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May 11, 1984 - Image 60

Resource type:
Text
Publication:
The Detroit Jewish News, 1984-05-11

Disclaimer: Computer generated plain text may have errors. Read more about this.

THE DETROIT JEWISH NEWS

60 Friday, May 11, 1984

FOCUS

Toronto Jewish SINGLES Weekend
JULY 5th-8th

You'll meet the riicest people, 30's and up, Dine, Dance, Swim,
$90. — Canadian, plus hotel.
Fred Wolff, 164 Lyndhurst Ave., Toronto, Canada M5R 2Z9.'

(416) 923-4303 or 638-0202.

•• • • • • •

Torah principles and the Golden Rule

• • • • • • • • • • • • •

Jewish Community Center Singles Trip to Israel

BY IRVING GREENBERG
Special to The Jewish News

June 16-27, 1984 • Total Price Per Person Only $1,399.00
INCLUDES:
Accommodations In double



• Round trip air Detroit -
Tel Aviv - Detroit.
• Meeting and assistance at
Ben Gurion Airport In Tel
Aviv on arrival and departure

• Transfers.
• Porterage and entrance fees
• Tours conducted by deluxe,
air-conditioned coach by
licensed government guide.

New York

Is there one
great principle from which
the whole Torah can be de-
rived? Can the traditional
613 mitzvot (command-
ments) and the thousands of
stories, parables, and say-
ings in the Jewish tradition
be boiled down to one es-
sence that captures it all?
This possibility has chal-
lenged rabbis in every gen-

rooms (If you are alone we
ask to match you).
• Israeli breakfast all along.
• Boatride on the Sea of
Galilee & ascencion to
Masada by cable car.
• Interview with (Hello
Jerusalem) cable television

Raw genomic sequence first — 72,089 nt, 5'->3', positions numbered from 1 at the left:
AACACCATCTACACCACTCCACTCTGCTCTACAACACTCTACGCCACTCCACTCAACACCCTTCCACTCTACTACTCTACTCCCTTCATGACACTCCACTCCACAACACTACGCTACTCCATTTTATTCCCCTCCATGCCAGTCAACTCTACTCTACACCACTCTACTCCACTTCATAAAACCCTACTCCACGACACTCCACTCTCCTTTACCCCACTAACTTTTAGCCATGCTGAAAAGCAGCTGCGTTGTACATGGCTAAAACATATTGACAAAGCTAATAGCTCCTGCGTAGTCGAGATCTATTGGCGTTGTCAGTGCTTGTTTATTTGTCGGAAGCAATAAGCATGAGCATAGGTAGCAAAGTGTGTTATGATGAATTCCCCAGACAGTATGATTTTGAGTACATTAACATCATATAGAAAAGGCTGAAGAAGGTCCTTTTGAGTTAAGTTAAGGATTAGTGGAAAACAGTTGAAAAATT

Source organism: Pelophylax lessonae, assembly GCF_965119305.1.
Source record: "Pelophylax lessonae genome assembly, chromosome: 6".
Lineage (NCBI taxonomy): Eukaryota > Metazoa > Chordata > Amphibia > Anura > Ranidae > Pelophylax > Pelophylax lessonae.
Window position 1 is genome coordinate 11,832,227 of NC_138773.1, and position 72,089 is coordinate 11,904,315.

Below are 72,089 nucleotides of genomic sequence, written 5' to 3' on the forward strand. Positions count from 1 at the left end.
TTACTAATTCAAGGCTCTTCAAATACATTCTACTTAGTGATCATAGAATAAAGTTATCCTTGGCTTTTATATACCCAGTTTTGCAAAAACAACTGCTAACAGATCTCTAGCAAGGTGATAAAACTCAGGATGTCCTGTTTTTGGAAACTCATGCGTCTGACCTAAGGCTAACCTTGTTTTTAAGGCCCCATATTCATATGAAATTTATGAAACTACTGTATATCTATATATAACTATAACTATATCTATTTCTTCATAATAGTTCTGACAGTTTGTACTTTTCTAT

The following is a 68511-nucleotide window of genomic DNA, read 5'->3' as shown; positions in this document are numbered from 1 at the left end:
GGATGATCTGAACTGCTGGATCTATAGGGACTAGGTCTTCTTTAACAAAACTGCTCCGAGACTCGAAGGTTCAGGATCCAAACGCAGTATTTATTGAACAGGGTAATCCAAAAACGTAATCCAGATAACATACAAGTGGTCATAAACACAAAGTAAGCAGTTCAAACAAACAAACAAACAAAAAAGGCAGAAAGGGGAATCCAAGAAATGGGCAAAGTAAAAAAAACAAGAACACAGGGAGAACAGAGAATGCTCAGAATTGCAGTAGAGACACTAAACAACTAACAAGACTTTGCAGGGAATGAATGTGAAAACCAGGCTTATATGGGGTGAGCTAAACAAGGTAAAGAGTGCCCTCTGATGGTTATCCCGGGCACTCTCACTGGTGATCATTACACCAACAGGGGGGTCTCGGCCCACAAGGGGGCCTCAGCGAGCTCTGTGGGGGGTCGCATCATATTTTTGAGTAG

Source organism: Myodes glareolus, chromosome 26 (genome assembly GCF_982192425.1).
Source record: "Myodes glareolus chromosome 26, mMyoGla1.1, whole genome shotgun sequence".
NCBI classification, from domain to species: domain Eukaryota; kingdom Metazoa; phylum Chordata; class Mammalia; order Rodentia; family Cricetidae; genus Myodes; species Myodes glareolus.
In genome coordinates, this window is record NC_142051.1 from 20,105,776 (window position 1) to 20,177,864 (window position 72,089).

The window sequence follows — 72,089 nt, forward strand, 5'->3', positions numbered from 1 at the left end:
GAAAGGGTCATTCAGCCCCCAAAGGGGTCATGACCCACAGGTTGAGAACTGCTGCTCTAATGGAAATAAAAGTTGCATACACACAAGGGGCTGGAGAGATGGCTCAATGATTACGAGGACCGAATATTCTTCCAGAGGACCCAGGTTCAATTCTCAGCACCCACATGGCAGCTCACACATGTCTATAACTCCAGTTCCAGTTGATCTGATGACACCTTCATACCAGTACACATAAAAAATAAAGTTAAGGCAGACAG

program.
• A folklore eve on the last
day day's stay in Jerusalem.

Ask for our Israel Specialist: Suzy Goldsmith



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eration, and more than one
has offered a personal
summation.
The classic one was ex-
pressed when a non-Jew
promised to convert to
Judaism on condition that
Hillel teach the entire
Torah "on one foot." The
great scholar replied:
"What is hateful to you, do
not do to another. This is the
Torah in its entirety." Hillel
then added: "All the rest is
commentary. Go and learn."
(Talmud, Shabbat 31.)
Rabbi Akiba, one of the
greatest Talmudic scholars,
considered the essence of
the Torah to be found in
Leviticus: You shall love
your neighbor as yourself"
(Leviticus 19:18). Rabbi
Akiba said: "This is a great
principle in the Torah"
(Sifra 89).
Akiba implied two things
here. One, the essential
purpose of the Torah is to
bring people to ethical ac-
tion that grows out of love of
another human being; and
two, all the rituals, prayers,
and holy days must be un-
derstood as rnitzvot nurtur-
ing or expressing the ethical
imperative. Even the most
formal and seemingly irra-
tional ritual is designed to
sensitize the human being
to greater love and concern
for others. It is up to us to
discover the connection be-
tween the ritual and its un-
derlying purpose.
Another Talmudic pas-
sage sees the essence of the
Torah as imitatio dei, to
emulate God. "(You shall)
walk in all God's ways."
Says the Sifra: "The mean-
ing is to follow the attri-
butes of the Holy One. Just
g..(kci.is,,613-ribas1Rifitterta "'DA-
be compassionate and gra-
cious; just as the Holy One is
righteous, so, too, shall you
be righteous; just as the
Holy One is loving, so
should you be loving." Here
the emphasis is on the
model for the type of human
being the Torah seeks to de-
velop. The 19th Century
Rabbi Israel Salanter sum-
marized it: "The Torah was
given to make a person a
mentsch."
Rabbi Ben-Azzai dis-
agreed with Akiba's sum-
mary of the Torah as the
Golden Rule: "The verse,
`This is the book of the gen-
erations of the human (race)
in the day God created the
human in the image of God